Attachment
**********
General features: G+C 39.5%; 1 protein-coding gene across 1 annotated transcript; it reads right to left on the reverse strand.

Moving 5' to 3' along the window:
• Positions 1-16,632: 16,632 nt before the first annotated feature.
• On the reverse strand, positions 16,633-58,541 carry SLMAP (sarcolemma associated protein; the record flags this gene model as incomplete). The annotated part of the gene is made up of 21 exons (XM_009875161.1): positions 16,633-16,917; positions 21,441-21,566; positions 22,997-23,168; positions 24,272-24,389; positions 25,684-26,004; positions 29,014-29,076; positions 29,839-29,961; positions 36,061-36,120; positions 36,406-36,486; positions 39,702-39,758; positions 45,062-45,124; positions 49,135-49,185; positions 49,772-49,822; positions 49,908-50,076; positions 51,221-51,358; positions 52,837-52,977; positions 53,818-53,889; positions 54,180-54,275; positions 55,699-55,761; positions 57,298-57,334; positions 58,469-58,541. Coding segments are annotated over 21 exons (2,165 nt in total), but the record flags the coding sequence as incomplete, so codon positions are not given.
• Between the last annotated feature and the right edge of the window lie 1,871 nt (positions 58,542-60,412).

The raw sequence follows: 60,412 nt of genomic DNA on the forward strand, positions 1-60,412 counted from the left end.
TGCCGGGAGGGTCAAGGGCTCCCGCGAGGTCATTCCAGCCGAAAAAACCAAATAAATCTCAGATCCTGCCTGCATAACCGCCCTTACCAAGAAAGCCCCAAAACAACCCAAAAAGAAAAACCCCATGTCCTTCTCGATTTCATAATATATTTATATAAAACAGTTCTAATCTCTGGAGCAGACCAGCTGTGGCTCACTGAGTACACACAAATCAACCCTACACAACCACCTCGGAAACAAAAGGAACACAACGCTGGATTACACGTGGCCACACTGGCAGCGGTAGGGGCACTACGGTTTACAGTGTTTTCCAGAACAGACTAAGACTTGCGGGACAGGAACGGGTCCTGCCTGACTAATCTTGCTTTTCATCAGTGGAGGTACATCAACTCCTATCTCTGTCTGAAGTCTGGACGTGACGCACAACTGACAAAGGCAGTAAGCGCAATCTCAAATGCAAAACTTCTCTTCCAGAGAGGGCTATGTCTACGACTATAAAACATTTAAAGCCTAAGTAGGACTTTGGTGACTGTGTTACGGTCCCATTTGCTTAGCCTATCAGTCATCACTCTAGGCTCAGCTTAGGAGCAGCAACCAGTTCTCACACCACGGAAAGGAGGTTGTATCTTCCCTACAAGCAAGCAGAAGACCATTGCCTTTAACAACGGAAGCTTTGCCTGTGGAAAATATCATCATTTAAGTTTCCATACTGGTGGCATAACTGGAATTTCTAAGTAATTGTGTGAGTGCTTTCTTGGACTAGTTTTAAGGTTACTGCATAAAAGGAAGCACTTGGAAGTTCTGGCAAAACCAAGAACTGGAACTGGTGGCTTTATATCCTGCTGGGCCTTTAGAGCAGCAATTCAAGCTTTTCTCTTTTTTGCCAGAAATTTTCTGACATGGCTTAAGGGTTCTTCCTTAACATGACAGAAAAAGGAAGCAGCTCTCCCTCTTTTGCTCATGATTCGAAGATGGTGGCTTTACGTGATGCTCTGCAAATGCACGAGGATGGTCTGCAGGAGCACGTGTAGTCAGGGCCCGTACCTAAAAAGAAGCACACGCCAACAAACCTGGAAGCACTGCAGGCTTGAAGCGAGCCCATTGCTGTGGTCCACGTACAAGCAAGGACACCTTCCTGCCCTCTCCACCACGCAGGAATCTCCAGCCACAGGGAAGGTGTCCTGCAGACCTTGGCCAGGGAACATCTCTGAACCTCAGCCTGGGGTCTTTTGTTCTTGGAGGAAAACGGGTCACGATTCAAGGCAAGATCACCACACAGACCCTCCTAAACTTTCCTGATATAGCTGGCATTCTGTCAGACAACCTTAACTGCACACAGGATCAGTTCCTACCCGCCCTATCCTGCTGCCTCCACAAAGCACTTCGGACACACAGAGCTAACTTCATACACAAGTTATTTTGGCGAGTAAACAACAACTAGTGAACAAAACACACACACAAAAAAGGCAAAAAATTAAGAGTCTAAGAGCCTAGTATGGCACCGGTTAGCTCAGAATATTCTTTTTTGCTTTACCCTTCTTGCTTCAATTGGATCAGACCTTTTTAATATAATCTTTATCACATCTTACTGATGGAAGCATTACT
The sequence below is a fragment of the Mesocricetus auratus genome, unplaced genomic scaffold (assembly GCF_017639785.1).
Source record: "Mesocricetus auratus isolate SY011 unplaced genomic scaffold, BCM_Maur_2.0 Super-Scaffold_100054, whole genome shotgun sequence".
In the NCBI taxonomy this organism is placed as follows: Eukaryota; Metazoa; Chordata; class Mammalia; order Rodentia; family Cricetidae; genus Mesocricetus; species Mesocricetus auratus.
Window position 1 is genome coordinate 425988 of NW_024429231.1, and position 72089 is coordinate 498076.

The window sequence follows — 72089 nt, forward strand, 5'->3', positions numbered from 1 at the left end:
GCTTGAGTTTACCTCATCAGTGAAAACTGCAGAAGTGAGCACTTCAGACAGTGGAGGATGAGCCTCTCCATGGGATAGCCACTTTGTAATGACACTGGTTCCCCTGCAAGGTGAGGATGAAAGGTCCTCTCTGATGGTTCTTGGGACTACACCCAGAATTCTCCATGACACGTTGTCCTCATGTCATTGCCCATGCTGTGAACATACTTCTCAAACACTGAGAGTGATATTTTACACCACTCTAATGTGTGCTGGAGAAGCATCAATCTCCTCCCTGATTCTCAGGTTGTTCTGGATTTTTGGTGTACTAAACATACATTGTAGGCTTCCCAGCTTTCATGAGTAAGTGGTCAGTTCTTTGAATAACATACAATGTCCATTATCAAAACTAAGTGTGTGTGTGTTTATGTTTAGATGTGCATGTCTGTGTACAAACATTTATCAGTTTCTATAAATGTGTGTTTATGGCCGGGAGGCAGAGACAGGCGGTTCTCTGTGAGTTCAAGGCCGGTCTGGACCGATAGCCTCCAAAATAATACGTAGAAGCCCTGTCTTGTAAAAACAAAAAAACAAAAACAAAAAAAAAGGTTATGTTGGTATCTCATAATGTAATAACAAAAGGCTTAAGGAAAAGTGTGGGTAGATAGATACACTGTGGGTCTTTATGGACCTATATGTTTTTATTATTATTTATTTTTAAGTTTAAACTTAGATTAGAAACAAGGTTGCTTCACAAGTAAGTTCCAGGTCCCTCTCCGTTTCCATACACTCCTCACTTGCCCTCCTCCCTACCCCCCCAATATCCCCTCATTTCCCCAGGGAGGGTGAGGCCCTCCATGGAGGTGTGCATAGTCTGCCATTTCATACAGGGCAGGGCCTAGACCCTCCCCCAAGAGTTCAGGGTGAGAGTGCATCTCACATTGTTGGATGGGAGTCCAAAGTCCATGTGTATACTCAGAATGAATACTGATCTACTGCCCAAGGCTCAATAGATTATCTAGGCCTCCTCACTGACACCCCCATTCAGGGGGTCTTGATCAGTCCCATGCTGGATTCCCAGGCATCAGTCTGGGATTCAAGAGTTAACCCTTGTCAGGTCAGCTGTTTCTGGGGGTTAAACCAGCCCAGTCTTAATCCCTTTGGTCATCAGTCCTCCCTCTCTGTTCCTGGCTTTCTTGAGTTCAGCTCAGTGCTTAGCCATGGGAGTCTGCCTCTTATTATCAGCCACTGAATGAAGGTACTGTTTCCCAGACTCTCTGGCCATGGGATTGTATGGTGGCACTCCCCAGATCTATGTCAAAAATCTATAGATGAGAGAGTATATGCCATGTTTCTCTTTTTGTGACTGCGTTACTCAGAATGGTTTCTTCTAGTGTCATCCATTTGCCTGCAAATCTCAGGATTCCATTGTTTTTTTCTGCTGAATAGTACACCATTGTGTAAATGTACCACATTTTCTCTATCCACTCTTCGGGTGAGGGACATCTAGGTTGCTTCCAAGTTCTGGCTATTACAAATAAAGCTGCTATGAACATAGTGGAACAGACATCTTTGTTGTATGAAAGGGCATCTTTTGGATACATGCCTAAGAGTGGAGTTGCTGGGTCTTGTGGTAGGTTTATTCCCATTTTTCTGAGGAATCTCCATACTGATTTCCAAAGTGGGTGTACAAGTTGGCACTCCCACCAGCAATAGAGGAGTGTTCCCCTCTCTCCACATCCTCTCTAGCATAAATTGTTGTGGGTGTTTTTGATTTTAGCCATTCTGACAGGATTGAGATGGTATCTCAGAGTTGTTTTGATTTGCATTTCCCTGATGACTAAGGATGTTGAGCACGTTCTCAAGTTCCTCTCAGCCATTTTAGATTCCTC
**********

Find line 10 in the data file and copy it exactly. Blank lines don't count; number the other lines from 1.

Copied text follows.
In the NCBI taxonomy this organism is placed as follows: Eukaryota; Metazoa; Chordata; class Mammalia; order Rodentia; family Cricetidae; genus Mesocricetus; species Mesocricetus auratus.